The legislation includes a new funding formula that would provide states with a share of $1.3 billion for Fiscal Year 2014 (increasing to almost $9 billion by 2018) for high-quality pre-kindergarten. States are asked to specifically target the money to assist four-year-olds in families with income below 200% of the federal poverty level. States would be asked to provide a modest match in the early years (10% in year one and two, then gradually increasing to 50% in year six), although at least part of that match can be accounted for from dollars already being expended for early education programs.  The legislation empowers state recipients to use the funding for sub-grants to local entities (both school districts and community providers) who are offering high-quality, full-day pre-k experiences. High quality is defined in the bill as a classroom with a teacher with bachelor’s degree, that uses developmentally appropriate curriculum, and that meets all health and safety standards.  Small portions of the funding would also be available for workforce development (including teacher scholarships) and for creating a more robust system of care for infants and toddlers.

  • Funding to Improve Both the Quality and Access to Infant and Toddler Care

The legislation contains $4 billion for the development of Early Head Start-child care partnerships. The goal of these arrangements is to improve infant and toddler care by linking the expertise found in Early Head Start programs with community providers already serving young children. The legislation also states a goal of having Early Head Start serve one in five children living at or below the poverty level; the program currently serves only one in 25.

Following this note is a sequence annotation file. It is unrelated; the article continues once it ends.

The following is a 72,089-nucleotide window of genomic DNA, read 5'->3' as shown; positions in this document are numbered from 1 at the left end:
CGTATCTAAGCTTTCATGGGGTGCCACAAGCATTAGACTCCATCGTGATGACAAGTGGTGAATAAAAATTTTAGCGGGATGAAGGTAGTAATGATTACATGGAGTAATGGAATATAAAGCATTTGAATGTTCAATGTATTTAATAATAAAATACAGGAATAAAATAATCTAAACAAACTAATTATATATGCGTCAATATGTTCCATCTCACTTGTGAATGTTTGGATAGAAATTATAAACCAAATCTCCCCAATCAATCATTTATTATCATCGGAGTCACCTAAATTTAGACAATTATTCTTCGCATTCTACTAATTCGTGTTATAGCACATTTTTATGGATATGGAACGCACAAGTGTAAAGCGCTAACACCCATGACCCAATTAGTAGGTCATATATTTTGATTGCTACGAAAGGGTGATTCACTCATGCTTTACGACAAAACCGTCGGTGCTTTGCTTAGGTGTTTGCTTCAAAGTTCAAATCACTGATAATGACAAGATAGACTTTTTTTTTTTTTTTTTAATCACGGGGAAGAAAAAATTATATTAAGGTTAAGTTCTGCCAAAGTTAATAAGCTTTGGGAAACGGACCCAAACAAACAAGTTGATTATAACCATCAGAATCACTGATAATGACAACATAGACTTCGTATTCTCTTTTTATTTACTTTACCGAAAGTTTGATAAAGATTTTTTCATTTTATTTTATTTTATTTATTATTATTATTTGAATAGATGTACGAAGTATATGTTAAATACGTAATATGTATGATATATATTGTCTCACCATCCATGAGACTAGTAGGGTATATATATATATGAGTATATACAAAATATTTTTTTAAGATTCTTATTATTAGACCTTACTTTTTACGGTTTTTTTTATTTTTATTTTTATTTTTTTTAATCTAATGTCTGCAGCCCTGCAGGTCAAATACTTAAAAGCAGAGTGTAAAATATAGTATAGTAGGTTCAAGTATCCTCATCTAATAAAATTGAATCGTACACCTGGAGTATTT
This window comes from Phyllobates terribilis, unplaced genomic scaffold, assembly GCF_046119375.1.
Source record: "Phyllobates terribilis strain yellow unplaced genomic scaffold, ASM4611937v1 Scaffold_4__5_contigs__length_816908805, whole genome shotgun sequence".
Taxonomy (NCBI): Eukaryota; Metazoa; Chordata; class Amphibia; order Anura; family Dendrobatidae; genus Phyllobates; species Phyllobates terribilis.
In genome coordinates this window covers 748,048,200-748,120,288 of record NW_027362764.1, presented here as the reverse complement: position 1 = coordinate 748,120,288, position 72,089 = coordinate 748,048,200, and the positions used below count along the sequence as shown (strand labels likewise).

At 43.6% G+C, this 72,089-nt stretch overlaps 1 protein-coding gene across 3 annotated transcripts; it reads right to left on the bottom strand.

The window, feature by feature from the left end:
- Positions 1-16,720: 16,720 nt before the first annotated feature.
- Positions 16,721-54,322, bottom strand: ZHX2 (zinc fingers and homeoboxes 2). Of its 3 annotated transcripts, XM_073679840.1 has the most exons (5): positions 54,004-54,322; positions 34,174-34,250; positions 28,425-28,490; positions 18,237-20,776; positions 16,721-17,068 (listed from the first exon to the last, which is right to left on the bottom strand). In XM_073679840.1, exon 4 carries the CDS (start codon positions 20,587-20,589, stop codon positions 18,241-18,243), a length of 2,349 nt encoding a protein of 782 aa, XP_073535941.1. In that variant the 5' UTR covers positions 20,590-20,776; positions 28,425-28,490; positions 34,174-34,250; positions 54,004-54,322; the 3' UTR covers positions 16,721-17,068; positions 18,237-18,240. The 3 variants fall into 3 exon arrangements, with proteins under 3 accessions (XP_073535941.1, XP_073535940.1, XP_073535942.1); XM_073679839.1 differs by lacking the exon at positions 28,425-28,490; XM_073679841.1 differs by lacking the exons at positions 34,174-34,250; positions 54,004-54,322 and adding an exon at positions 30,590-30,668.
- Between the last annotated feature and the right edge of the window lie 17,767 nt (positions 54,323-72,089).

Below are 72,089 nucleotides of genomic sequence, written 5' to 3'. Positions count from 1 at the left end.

• Funding to Infuse Greater Quality into CCDBG (Care4Kids)

The legislation contains two very important updates to this 17-year-old grant program. The first is allocating $100 million to support child care training, licensure, and professional development for early care and education programs who receive CCDBG/Care4Kids funding. The language would also require that states switch to a one-year redetermination period for families found eligible for CCDBG/Care4Kids. Currently the redetermination period is set at 8 months in Connecticut for Care4Kids, though language that passed this legislative session would permit the return to a 6 six-month redetermination period. Frequent redetermination creates great uncertainty for both the families and the providers who rely on these childcare subsidies.

  • Language in Support of Continued Federal Funding for Voluntary, Evidence-Based Home Visitation Programs (though no actual funding is contained within the bill).

StrongStart_20140513

The Senate HELP Committee has organized a “twitter storm” for 2pm while its meeting is being held. This list of sample tweets has been provided to us by our partners at the National Women’s Law Center. We hope those of you with accounts on Facebook and Twitter will join us in showing your support! You can also watch live here – help.senate.gov.

 

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Kids, Low-Income Families Big Winners in 2014 Legislative Session